The craftsman who first placed a wooden horse on rockers—a likely outgrowth of the cradle—is unknown, but by the end of the 18th century, rocking horses had evolved into ornately crafted, fiery chargers at full gallop, heads outstretched, horsehair manes and tails flowing, glass eyes gleaming. Queen Victoria’s nine children insisted on bringing a dapple-gray on family vacations. Napoléon’s young son, Joseph-Charles-François, treasured his painted pony. Sweden’s King Karl XV and King Prajadhipok of Thailand rode rocking horses in their youth (as did the current heir to the British throne, Prince Charles, on a model carefully selected for him by Queen Elizabeth II).

For a long time, rocking horses were the purview of the rich. Then, with the increasing prosperity brought on by the Industrial Revolution, they became nursery fixtures of children born to an emerging middle class. There have been many permutations. In Germany, wooden and papier-mâché horse frames were often covered with calfskin. In bicycle-crazed France, velocipede rockers—wooden horses mounted on tricycles—were all the rage. Inventive Victorian manufacturers made horses with multiple seats to accommodate up to three children at a time, a model the Stevenson brothers have revived. In the United States, toymakers fashioned complicated if failure-prone spring-loaded horses that approximated a trotting motion.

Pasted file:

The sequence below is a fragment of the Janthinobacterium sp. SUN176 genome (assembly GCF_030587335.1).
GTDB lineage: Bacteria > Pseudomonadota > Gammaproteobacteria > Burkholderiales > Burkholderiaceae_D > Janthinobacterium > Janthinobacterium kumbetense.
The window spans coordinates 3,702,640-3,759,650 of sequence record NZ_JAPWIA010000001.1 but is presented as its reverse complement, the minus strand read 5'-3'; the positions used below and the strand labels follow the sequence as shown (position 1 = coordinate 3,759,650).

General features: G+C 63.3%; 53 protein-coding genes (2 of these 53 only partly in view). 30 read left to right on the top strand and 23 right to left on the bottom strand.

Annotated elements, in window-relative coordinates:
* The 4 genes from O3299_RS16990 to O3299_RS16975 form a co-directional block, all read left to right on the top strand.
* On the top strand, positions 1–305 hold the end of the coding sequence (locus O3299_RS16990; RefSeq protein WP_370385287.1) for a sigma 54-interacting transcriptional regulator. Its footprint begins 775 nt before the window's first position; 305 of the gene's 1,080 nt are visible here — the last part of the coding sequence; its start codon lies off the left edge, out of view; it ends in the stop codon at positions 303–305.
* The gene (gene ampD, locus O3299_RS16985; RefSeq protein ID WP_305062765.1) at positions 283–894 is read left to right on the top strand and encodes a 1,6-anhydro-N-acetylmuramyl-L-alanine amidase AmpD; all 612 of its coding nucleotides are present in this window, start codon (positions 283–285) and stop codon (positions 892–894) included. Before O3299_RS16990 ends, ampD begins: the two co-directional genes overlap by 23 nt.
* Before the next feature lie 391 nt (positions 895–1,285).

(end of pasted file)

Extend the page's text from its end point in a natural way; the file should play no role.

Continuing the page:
Americans also produced some of the more flamboyant designs, adopting the style of carousel horses popular at fairgrounds and carnivals. An American also scored a safety breakthrough: in 1878, to guard against horse and rider going head over heels, not to mention scratching floors, bumping into furniture or squashing small fingers and toes, Philip Marqua of Cincinnati patented a safety stand to which the horse’s legs are attached. (Purists, of course, disdain the stands.)

As immigrants poured into this country throughout the 19th century, craftsmen arriving from every corner of Europe applied their talents to America’s rocking horses. Dozens of workshops, many of which employed Old World artisans, sprang up between the 1850s and the turn of the century. (The young Dwight Eisenhower earned pocket money sanding rocking horses at a now-defunct shop in Abilene, Kansas.) Few of these studios endured, in part because skilled wood-carvers flocked to the more lucrative market in carousel horses. One rocking horse manufacturer from that era, the Whitney Reed Corporation of Leominster, Massachusetts, survived for nearly 100 years, only to succumb in the 1950s to postwar parents’ preference for such trendy playthings as hula hoops and Betsy Wetsy dolls.

Dimensions

This Rocking Tiger measures 56" L x 25" W x 36" H.

Safety & Care

- Made from tulip wood and faux bamboo made from beechwood

Due to size and the intricacies of the bow rocker construction, it is recommended that this Tiger be admired as a decorative piece in your home and not as a rocking toy for children.

Shipping

Due to the size and the ability to customize, this item will take up to 10 weeks to ship to you. Because this item is tailored for you we charge separately for shipping and will reach out to you to receive additional shipping information.

Please call us at +1-610-649-2909 with any questions.